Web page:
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Thiamine deficiency in metronidazole-induced encephalopathy: A metabolic correlation?

      Metronidazole, an antimicrobial drug, can induce central nervous system dysfunction such as cerebellar ataxia, external ophthalmoplegia, seizures, or alterations in mental status referred to as “metronidazole-induced encephalopathy” (MIE). The diagnosis of MIE depends upon clinical course, specific radiological findings, the exclusion of other differential diagnoses, and the confirmation of significant improvement after metronidazole cassation [
      • Kuriyama A.
      • Jackson J.L.
      • Doi A.
      • Kamiya T.
      Metronidazole-induced central nervous system toxicity: a systematic review.
      ,
      • Roy U.
      • Panwar A.
      • Pandit A.
      • Das S.K.
      • Joshi B.
      Clinical and neuroradiological spectrum of metronidazole induced encephalopathy: our experience and the review of literature.
      ]. Importantly, the signal abnormalities of the dentate nucleus on magnetic resonance imaging (MRI) are considered as one of the most characteristic features of MIE [
      • Kuriyama A.
      • Jackson J.L.
      • Doi A.
      • Kamiya T.
      Metronidazole-induced central nervous system toxicity: a systematic review.
      ,
      • Roy U.
      • Panwar A.
      • Pandit A.
      • Das S.K.
      • Joshi B.
      Clinical and neuroradiological spectrum of metronidazole induced encephalopathy: our experience and the review of literature.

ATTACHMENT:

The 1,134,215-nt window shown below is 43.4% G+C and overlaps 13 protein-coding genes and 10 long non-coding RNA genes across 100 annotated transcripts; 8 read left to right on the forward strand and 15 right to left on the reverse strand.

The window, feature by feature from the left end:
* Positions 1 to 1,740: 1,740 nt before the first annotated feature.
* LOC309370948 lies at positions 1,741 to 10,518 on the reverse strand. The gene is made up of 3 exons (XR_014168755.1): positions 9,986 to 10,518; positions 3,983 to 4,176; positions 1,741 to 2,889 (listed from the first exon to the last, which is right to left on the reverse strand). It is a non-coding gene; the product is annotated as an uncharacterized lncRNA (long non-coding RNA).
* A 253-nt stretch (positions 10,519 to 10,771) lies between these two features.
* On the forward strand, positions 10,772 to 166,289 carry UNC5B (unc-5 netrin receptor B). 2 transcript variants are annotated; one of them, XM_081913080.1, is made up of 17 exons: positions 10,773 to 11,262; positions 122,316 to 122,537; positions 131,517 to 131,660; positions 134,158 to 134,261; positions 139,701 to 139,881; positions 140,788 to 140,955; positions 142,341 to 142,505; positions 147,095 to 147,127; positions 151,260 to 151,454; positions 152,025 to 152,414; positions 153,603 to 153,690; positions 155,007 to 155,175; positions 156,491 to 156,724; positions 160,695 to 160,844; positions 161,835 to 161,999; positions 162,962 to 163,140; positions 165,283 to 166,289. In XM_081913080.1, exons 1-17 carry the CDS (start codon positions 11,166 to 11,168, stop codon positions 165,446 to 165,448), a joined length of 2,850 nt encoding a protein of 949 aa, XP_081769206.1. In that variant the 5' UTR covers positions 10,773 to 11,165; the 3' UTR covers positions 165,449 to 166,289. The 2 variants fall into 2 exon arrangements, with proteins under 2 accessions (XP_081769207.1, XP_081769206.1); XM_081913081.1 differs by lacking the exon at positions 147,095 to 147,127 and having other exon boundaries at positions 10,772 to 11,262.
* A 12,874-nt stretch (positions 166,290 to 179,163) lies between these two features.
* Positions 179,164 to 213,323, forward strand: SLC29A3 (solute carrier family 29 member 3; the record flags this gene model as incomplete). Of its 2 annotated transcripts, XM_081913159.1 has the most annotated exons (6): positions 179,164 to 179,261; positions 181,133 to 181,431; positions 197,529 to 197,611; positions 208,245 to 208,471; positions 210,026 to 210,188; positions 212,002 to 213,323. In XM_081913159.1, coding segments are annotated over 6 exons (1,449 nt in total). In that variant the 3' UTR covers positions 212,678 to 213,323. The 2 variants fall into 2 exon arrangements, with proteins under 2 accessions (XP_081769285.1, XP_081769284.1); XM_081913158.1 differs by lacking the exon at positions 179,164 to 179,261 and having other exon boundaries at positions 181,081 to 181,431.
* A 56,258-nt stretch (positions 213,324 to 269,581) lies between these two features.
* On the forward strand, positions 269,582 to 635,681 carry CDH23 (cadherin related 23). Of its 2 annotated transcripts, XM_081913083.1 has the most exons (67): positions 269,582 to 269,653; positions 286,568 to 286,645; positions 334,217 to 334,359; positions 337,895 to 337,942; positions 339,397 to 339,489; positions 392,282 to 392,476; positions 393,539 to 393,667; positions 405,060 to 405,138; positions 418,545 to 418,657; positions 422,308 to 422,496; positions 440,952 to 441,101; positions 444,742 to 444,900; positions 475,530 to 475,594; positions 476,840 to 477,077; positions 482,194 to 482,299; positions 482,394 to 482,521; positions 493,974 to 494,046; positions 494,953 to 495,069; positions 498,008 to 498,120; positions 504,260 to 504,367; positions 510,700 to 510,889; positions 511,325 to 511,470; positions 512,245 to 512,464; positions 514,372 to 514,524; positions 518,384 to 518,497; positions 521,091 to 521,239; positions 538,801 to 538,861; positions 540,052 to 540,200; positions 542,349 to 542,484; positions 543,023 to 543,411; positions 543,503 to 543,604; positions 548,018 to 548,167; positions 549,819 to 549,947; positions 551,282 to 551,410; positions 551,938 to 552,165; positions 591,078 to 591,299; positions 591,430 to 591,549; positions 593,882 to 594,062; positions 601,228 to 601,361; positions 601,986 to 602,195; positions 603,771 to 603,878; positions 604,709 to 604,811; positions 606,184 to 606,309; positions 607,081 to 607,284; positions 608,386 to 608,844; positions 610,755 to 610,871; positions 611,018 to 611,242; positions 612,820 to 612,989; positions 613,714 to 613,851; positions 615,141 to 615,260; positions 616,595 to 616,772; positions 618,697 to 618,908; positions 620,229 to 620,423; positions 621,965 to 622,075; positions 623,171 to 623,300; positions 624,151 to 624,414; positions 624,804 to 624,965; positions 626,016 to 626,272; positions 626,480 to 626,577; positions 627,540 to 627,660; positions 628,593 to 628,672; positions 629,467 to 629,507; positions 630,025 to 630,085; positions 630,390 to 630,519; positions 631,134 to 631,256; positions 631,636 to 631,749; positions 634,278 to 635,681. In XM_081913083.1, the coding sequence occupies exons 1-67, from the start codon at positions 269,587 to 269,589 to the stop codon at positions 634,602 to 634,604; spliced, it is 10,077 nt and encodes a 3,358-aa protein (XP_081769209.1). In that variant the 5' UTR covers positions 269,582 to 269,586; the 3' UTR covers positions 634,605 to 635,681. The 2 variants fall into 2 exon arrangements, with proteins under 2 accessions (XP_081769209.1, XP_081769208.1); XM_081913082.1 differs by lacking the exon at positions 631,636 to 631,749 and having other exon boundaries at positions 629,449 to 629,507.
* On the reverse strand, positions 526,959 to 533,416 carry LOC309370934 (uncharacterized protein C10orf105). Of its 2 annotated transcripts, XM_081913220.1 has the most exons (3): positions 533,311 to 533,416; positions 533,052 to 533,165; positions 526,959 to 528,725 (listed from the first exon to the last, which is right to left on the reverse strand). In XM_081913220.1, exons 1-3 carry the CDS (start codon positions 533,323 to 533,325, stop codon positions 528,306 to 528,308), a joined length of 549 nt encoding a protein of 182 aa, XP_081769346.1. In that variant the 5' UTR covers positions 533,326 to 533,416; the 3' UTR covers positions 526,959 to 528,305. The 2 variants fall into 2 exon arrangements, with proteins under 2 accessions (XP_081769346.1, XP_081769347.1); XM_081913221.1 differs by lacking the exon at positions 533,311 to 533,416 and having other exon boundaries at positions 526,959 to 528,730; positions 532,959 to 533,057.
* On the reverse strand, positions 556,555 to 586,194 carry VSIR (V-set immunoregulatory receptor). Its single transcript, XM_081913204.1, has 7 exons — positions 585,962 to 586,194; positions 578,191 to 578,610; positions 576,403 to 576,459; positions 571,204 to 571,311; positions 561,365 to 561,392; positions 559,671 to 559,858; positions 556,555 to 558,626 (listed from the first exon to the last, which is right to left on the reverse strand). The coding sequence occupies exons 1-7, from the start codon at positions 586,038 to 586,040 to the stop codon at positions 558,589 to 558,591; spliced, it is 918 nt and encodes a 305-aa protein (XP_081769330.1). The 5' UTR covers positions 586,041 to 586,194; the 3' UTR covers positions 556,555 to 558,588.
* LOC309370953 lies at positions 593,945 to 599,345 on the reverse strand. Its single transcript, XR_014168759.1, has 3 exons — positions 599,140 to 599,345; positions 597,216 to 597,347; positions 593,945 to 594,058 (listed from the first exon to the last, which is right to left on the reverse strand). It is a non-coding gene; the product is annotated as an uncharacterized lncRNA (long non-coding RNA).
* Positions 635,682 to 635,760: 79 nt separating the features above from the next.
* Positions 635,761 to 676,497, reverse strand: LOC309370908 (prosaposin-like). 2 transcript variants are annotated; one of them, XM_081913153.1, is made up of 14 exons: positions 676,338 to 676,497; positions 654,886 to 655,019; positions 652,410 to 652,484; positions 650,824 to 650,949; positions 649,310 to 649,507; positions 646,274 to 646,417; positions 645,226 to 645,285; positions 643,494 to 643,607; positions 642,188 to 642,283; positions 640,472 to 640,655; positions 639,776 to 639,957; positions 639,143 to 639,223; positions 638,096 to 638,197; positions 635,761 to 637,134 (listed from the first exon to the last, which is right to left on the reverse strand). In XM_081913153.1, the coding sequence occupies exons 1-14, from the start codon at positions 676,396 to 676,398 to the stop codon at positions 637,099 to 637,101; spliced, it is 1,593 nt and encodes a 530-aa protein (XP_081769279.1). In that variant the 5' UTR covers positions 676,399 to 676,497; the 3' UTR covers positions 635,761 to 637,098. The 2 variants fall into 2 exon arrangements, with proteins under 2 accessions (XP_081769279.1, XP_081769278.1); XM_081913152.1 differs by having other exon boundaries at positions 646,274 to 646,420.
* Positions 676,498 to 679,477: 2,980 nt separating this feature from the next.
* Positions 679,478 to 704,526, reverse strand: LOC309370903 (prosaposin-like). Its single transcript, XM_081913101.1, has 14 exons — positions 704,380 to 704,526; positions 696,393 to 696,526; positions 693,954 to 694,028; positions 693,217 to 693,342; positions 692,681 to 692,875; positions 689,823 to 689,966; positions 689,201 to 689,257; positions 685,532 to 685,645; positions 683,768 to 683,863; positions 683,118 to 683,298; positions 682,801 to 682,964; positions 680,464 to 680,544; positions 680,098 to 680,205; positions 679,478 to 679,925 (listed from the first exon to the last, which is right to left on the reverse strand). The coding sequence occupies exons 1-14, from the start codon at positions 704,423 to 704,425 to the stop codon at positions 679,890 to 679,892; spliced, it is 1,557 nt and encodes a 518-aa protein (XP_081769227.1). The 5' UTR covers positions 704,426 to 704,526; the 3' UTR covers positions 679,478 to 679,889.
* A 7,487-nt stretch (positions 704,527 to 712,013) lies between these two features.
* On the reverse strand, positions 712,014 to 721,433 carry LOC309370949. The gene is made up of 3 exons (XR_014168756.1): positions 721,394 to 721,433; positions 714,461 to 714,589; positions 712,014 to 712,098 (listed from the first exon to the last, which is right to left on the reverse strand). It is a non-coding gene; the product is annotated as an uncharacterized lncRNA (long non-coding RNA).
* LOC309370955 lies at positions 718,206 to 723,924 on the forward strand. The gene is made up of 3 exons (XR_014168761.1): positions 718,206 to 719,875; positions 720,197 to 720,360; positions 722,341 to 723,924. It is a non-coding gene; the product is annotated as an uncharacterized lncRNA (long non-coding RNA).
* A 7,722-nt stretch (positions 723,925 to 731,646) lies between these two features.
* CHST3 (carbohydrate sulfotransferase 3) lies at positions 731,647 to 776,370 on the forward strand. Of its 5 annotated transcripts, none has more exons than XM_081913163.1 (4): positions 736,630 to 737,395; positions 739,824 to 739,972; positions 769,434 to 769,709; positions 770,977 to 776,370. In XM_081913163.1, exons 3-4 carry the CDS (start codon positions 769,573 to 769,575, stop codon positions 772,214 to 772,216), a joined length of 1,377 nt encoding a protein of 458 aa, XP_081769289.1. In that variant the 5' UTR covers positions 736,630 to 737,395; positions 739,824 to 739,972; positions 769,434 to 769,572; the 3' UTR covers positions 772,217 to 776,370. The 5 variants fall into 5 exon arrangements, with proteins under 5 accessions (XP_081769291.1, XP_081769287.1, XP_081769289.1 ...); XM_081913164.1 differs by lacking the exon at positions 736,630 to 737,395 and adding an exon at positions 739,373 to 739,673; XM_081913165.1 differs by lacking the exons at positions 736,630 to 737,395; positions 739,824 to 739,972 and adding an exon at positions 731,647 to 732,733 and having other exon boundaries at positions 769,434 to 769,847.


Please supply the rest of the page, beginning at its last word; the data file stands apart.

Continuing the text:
]. Although the mechanism of metronidazole neurotoxicity is not yet fully understood, various hypotheses have been proposed, including the inhibition of thiamine pyrophosphorylation as a thiamine analog [
      • Alston T.A.
      • Abeles R.H.
      Enzymatic conversion of the antibiotic metronidazole to an analog of thiamine.
      ], the inhibition of neuronal protein synthesis via binding to RNA [
      • Bradley W.G.
      • Karlsson I.J.
      • Rassol C.G.
      Metronidazole neuropathy.
      ], or the oxidization of neurotransmitters producing semiquinone radicals which are neurotoxic [
      • Rao D.N.
      • Mason R.P.
      Generation of nitro radical anions of some 5-nitrofurans, 2- and 5-nitroimidazoles by norepinephrine, dopamine, and serotonin. A possible mechanism for neurotoxicity caused by nitroheterocyclic drugs.
      ].

      Keywords

      Abbreviations:

      MIE (metronidazole-induced encephalopathy), WE (Wernicke encephalopathy)
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